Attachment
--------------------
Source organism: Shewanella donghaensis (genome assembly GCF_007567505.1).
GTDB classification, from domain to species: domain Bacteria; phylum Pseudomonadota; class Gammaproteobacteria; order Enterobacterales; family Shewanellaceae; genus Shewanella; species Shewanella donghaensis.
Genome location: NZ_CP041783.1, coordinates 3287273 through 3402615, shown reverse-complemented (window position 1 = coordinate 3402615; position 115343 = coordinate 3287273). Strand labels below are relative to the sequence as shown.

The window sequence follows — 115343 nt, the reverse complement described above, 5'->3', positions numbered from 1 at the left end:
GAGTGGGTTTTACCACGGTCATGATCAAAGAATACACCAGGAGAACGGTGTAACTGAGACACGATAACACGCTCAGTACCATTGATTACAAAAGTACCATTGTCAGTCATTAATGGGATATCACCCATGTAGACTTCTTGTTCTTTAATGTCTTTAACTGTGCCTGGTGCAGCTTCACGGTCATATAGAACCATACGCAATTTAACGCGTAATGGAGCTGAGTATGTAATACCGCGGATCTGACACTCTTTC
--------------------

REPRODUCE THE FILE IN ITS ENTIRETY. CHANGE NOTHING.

Source organism: Shewanella donghaensis (genome assembly GCF_007567505.1).
GTDB classification, from domain to species: domain Bacteria; phylum Pseudomonadota; class Gammaproteobacteria; order Enterobacterales; family Shewanellaceae; genus Shewanella; species Shewanella donghaensis.
Genome location: NZ_CP041783.1, coordinates 3287273 through 3402615, shown reverse-complemented (window position 1 = coordinate 3402615; position 115343 = coordinate 3287273). Strand labels below are relative to the sequence as shown.

The window sequence follows — 115343 nt, the reverse complement described above, 5'->3', positions numbered from 1 at the left end:
GAGTGGGTTTTACCACGGTCATGATCAAAGAATACACCAGGAGAACGGTGTAACTGAGACACGATAACACGCTCAGTACCATTGATTACAAAAGTACCATTGTCAGTCATTAATGGGATATCACCCATGTAGACTTCTTGTTCTTTAATGTCTTTAACTGTGCCTGGTGCAGCTTCACGGTCATATAGAACCATACGCAATTTAACGCGTAATGGAGCTGAGTATGTAATACCGCGGATCTGACACTCTTTC